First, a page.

At this point, I decided to add some more cement into the holes. You could probably use rocks, or just really good dirt packing instead. After filling in the empty space around the buckets with dirt, I mixed a 20 pound bucket of cement and poured it equally into both holes. Again, I kept the frame inside the anchors the whole time.

When it was dry, I filled the rest up with dirt and covered it in mulch. As planned about an inch of the PVC sticks out. I bought some capping to keep these covered when the frame is not in use. (If you look at the picture at the very start of this post, you can barely make out these caps in the ground.) Getting the frame out of the anchors the first time might be a bit difficult. Best way is with two people, standing on the anchor spots and pulling hard. You may want to try putting the frame in taking it out a few times, just in case.

Mounting

The Peerless mount works using two basic pieces. One is a sort of rail, which is what you connected to the frame. To connect the TV onto this rail, the mount will come with something that screws into the back of the television (usually two bars that run vertically). These can just be left on the TV, even if the TV you use isn’t usually wall mounted (mine isn’t). Connect them according to the instructions that came with the mount. If your TV gives you a choice of mounting positions, connect the pieces as widely apart as possible.

With everything in place outside, test the strength of the frame. Mine is pretty sturdy, barely budging. I’m only using a 36″ television, but I’m fairly certain the stand could handle a larger one, but I haven’t experimented with that yet.

Connect the TV onto the mount. Typically, the parts of the mount slide together loosely, then you tighten some screws up to hold everything solidly. Follow your mount’s instructions.

TV back

Now run the power and signal to the TV. In my case, I can feed both through a window behind the stand, so there are no cords for people to trip on.

Cords

When it is all set up, it looks like this:

No you can't

Conclusions

Overall, I’m pretty pleased with how this stand turned out, with only three caveats. First, the mistake I made with the built-in stand hitting the crossbar makes setting up the TV and taking it down again more painful than I was planning. I might move the Peerless mount down slightly. This will leave some ugly holes, but I can live with that.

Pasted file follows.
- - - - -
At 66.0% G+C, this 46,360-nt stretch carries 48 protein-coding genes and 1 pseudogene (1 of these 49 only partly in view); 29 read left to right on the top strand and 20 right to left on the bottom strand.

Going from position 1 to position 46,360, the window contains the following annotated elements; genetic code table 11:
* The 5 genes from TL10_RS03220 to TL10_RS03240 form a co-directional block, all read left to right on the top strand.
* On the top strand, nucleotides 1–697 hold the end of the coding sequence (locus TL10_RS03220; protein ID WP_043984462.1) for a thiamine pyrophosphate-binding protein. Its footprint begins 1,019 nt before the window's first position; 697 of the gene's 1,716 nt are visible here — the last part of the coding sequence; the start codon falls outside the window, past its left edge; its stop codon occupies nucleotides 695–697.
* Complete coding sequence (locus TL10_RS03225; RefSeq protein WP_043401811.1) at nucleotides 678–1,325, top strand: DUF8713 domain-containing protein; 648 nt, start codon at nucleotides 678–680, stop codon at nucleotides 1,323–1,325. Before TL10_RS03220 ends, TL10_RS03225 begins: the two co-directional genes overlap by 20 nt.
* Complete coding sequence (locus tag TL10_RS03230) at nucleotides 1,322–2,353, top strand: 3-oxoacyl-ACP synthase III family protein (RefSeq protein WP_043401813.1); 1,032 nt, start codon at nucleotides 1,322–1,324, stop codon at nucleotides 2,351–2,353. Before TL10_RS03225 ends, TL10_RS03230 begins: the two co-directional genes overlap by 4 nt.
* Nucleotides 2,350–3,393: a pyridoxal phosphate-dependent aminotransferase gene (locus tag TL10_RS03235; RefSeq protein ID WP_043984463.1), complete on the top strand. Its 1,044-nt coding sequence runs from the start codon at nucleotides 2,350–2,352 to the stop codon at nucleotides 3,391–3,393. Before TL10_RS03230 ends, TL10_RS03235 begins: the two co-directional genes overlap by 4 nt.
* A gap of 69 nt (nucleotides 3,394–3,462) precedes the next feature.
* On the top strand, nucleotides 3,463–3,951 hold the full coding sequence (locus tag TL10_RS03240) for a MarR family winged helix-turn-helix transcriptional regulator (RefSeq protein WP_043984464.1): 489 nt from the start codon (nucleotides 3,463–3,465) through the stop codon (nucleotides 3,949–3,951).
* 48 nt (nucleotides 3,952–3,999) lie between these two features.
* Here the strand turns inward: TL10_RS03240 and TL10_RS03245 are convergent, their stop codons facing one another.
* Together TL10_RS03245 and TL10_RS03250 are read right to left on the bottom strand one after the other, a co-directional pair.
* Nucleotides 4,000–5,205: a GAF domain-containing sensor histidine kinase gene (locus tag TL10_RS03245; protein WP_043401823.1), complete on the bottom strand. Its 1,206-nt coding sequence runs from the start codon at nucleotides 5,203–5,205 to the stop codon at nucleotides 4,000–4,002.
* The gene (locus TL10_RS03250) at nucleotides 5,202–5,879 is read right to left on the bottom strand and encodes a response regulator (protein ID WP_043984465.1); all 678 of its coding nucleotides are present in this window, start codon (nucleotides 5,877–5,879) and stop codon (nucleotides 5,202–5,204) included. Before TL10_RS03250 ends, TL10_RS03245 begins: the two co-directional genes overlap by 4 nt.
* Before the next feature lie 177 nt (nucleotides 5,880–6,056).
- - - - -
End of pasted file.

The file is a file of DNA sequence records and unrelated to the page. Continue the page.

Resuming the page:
Second, I don’t have a great solution for holding the cable box yet. It would be nice to attach a shelf in some way to the frame to hold the box. I’ve thought about cutting slots for shelf brackets below the crossbar, and adding a shelf that way, but cutting the precisely into metal is hard. There is probably some type of shelf designed to clamp to piping, but I have yet to find one. If you have a great idea for this, leave a comment below (with links, if possible).

Lastly, the mount might be a bit too high. For something like a party, with people standing and milling around, it works pretty well. For sitting, it is just slightly tall. If the TV was bigger, this might not matter, as it would hang down slightly. I could easily take a hack saw to the legs of the frame, but I’m leaving it as is for now.

If you try building a stand like, let me know how it goes. And tell me what you changed. Cheers.

Cheers

An observation on the state of the gaming industry

September 9th, 2010 — Wordman

The recent reboot of the Gamma World role-playing game flicked a switch in my brain, tuning me on to something I should have noticed sooner, and that we’re going to see a lot more of: mainstream role-playing game makers have turned the corner on what they do. Going forward, their core business will be less and less about producing gaming rules (with supplements ad nauseum) and will instead center on producing gaming artifacts. That is, games that, like board games, revolve around fiddly bits that are difficult for the average player to produce by himself.

For example, in addition to its 160-page rulebook, Gamma World, now comes with several decks of cards. None of the previous six editions of the game used cards, but now they are required for play. While it is possible for the end user to produce card-like artifacts themselves fairly easily, the end result is not particularly satisfying or sturdy. Producing actual cards is fairly difficult, requiring specialized paper, techniques and equipment. Why would you bother going through the expense, when you can just buy the professionally produced artifact for cheaper?

And that, really, is the point. It’s an end run around the electronic age. Rather than combat the bittorrenting horde, gaming companies will just build products that can’t be replicated in a satisfying way from an electronic copy, at least not without spending more than it would cost to just buy the original.

Cards are only one option (and we’ll see how long it takes before making quality cards at home becomes painless). Gamma World also comes with “two sheets of die-cut character and monster tokens”. These are, in effect, a cheaper version of miniatures but, even so, they are still artifacts the home user would have to do special work to replicate themselves. This would be easier than making cards, but still a hassle that many would be willing to pay to avoid. Plus, even more would rather use real miniatures anyway. If Gamma World is anything like Dungeons & Dragons 4E (and, being rules compatible with D&D4, it is) it relies heavily on tactically maneuvering pieces on a map, creating a market for the miniatures artifact. It is probably not a coincidence, for example, that the Gamma World setting can make use of many of the figures in Wizards’ Heroscape line of miniatures that would be out of place in D&D (such as the omnicron snipers).

In a similar vein, the $100 game Warhammer Fantasy Roleplay is based entirely around custom made dice and comes with “more than 300 cards”. (No doubt it will find uses for the extensive line of Warhammer miniatures as well.)

None of this is particularly new. Games like BattleTech, which is more of a board game than an RPG, have long offered game artifacts, like the old Reinforcements boxes, with card stock versions of most mechs with little plastic stands, and recently their map packs have become a bit more interesting. But RPGs used to focus mostly on books. Those days, it seems, may be ending.